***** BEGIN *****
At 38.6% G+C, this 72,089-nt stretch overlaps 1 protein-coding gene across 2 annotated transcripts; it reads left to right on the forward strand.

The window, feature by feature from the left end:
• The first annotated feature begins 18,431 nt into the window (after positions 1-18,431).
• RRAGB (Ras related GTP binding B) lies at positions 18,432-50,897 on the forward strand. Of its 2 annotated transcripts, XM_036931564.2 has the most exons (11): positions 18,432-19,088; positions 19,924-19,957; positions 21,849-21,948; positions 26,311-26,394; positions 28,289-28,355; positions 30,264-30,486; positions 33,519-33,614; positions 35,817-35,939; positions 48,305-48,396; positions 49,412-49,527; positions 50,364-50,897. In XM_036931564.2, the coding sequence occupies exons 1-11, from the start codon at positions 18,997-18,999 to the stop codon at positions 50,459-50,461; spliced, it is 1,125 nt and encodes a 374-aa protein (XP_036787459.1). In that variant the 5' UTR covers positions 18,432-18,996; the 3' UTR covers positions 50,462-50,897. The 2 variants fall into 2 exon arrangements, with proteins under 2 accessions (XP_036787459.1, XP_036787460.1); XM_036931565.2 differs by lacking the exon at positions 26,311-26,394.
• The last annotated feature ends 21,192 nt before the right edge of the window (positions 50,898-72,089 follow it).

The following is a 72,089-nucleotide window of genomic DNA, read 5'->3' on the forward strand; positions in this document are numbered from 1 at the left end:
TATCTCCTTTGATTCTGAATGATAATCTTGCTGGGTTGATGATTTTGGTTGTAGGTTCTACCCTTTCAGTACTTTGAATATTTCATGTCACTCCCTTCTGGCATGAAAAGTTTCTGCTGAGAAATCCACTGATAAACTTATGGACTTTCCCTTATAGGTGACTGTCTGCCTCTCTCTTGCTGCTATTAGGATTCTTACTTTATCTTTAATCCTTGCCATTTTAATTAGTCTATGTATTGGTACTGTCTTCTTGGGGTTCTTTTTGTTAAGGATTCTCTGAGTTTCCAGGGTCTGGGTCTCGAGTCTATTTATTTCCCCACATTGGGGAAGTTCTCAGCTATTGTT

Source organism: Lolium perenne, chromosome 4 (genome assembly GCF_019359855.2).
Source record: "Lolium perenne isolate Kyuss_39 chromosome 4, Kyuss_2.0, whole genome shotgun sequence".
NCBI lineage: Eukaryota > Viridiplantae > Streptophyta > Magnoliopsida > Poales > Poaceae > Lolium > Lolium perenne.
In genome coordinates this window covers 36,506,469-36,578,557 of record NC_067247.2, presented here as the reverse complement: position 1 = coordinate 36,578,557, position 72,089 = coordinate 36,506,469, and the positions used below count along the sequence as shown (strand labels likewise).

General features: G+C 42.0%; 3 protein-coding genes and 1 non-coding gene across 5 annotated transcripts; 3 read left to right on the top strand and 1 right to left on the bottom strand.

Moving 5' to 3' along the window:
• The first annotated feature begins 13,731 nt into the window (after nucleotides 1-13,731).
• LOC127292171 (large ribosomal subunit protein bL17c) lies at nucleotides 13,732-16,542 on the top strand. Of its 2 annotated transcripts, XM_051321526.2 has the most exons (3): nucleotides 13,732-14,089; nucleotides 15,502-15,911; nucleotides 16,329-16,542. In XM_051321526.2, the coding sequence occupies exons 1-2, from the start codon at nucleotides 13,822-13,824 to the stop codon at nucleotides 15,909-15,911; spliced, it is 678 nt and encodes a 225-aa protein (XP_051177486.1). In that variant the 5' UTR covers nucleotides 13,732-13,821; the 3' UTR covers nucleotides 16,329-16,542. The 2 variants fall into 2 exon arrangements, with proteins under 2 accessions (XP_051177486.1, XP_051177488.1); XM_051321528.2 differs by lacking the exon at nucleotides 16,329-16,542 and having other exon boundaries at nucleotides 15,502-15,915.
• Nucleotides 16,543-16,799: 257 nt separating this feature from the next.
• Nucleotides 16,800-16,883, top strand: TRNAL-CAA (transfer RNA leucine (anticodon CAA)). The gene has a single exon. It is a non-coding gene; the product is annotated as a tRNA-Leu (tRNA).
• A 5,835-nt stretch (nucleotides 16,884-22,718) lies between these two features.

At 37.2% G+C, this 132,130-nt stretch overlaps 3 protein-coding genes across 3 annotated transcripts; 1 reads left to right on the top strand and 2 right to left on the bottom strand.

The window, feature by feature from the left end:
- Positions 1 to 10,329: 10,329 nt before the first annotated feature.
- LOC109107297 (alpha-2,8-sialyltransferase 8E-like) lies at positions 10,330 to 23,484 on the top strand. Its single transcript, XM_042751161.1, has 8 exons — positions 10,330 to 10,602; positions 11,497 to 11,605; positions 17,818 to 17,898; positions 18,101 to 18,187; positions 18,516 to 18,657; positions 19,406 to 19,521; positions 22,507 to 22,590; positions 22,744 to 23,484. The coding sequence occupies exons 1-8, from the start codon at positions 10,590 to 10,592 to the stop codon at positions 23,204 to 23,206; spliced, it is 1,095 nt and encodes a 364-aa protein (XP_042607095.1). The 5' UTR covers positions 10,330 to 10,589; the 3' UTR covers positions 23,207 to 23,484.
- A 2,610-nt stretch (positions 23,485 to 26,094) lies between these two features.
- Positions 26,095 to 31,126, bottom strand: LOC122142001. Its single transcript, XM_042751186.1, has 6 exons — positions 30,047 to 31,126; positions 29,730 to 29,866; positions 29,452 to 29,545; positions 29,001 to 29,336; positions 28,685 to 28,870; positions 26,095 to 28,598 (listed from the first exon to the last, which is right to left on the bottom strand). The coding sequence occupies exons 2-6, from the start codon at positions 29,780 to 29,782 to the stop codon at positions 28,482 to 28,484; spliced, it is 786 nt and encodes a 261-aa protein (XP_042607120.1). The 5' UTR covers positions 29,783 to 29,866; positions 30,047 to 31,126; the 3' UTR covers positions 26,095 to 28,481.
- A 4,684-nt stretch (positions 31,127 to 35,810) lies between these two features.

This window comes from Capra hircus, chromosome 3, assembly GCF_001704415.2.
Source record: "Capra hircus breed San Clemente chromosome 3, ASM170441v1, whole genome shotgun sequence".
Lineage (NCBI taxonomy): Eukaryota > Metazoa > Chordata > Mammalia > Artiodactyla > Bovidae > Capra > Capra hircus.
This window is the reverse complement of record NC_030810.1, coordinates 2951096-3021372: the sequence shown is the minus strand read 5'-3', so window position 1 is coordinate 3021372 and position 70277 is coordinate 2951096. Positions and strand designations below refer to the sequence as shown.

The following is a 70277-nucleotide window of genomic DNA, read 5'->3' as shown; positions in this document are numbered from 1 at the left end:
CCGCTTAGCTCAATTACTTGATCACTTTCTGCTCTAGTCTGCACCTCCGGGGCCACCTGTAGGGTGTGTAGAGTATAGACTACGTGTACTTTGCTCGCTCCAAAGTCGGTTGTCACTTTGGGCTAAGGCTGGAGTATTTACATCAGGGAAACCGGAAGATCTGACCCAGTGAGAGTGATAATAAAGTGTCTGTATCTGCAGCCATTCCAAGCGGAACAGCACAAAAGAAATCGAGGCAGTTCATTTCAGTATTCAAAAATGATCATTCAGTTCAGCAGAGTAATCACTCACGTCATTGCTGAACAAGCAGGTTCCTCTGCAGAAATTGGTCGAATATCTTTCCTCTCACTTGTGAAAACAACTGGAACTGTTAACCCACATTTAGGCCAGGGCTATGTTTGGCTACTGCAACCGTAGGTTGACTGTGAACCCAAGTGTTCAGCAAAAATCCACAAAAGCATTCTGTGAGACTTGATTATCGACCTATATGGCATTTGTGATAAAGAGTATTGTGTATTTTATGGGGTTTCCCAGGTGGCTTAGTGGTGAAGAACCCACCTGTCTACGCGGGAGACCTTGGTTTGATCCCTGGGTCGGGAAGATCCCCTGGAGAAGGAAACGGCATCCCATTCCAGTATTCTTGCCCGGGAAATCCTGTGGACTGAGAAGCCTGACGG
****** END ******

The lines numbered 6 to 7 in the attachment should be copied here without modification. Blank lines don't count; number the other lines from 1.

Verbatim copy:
The following is a 72,089-nucleotide window of genomic DNA, read 5'->3' on the forward strand; positions in this document are numbered from 1 at the left end:
TATCTCCTTTGATTCTGAATGATAATCTTGCTGGGTTGATGATTTTGGTTGTAGGTTCTACCCTTTCAGTACTTTGAATATTTCATGTCACTCCCTTCTGGCATGAAAAGTTTCTGCTGAGAAATCCACTGATAAACTTATGGACTTTCCCTTATAGGTGACTGTCTGCCTCTCTCTTGCTGCTATTAGGATTCTTACTTTATCTTTAATCCTTGCCATTTTAATTAGTCTATGTATTGGTACTGTCTTCTTGGGGTTCTTTTTGTTAAGGATTCTCTGAGTTTCCAGGGTCTGGGTCTCGAGTCTATTTATTTCCCCACATTGGGGAAGTTCTCAGCTATTGTT